We never learn. But it is clear that the speaker feels betrayed by someone or something, and questions why this has happened to him after all his hard work:
Why should I be standing in line/Just waiting for bread?
The listener is also meant to question it. It was during the Great Depression, and especially during the New Deal that followed the situation described in the song, that many Americans began to answer with the idea that — whatever the original cause of the hardship — rugged individualism was no longer enough. They thought that government must step in to rescue people from what were seen as the worst excesses of capitalism.
Even then, the programs of the New Deal that focused on the problems of the worker were not designed to simply give people money for nothing. They were geared toward providing government jobs, with a special focus on building the infrastructure that had been neglected for years. In the song, however, the New Deal has yet to occur, and the protagonist addresses the individual listener rather than government. The request — a dime — is clearly inadequate, especially because it is apparent that most people are strapped for funds themselves and would find it hard to “spare” one. Another message is one of personal closeness rather than distance — that people were all in this thing together in a society of relationships, emphasized by the protagonist addressing the listener not as “sir” “or “mister” but as “brother” and “buddy.”
The protagonist doesn’t want all that much. His needs are modest compared with ours today. He doesn’t live in a McMansion purchased with a subprime mortgage he couldn’t afford. In fact, it’s likely that he’s never owned a home at all. Even before the Depression led to many foreclosures, home ownership rates had remained below the 50% mark until a post-WWII housing boom caused rates to begin to rise steeply, reaching a high of nearly 70% in recent years.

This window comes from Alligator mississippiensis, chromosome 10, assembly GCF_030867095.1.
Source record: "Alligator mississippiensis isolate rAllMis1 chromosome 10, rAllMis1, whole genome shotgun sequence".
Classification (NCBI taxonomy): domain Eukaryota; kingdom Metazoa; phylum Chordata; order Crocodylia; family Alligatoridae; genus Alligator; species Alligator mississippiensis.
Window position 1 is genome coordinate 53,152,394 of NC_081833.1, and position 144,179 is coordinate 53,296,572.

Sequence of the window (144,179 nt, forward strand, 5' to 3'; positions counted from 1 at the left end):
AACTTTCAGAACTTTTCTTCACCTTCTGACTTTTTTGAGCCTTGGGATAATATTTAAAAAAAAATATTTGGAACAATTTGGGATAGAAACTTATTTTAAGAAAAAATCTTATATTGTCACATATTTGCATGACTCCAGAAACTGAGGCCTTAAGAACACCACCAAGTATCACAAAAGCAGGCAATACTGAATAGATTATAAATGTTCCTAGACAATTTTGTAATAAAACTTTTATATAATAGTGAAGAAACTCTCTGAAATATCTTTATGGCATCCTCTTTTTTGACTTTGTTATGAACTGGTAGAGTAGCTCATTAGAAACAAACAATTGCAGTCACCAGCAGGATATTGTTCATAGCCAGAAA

The singer wants work, and he wants food. Our plight could change over time to resemble his more closely — especially if unemployment rises more than it already has — but so far, much of the angst regarding the current recession seems different. It concerns the destruction of the perception of wealth, especially future wealth, and a new fear of the practice of living on credit, which allowed so many people to spend so much more money than they earned. Nowadays, the lyrics would be more likely to say, They used to tell me I was building a 401(k).
Roosevelt was not above encouraging class warfare, even though he was born to wealth himself. In his first inaugural, for example, he blamed the fat cats in the financial sector:
Practices of the unscrupulous money changers stand indicted in the court of public opinion, rejected by the hearts and minds of men. … Faced by failure of credit they have proposed only the lending of more money. Stripped of the lure of profit by which to induce our people to follow their false leadership, they have resorted to exhortations, pleading tearfully for restored confidence. They know only the rules of a generation of self-seekers. They have no vision, and when there is no vision the people perish.
But that was all in the future when “Brother, Can You Spare a Dime?” was written. We can — and will — argue endlessly about whether the New Deal served mainly to alleviate or to prolong the Great Depression. But one thing is clear: although the welfare state goes unmentioned in the song, it was the government’s answer to the dilemma the song posed. And since then, there’s been little turning back.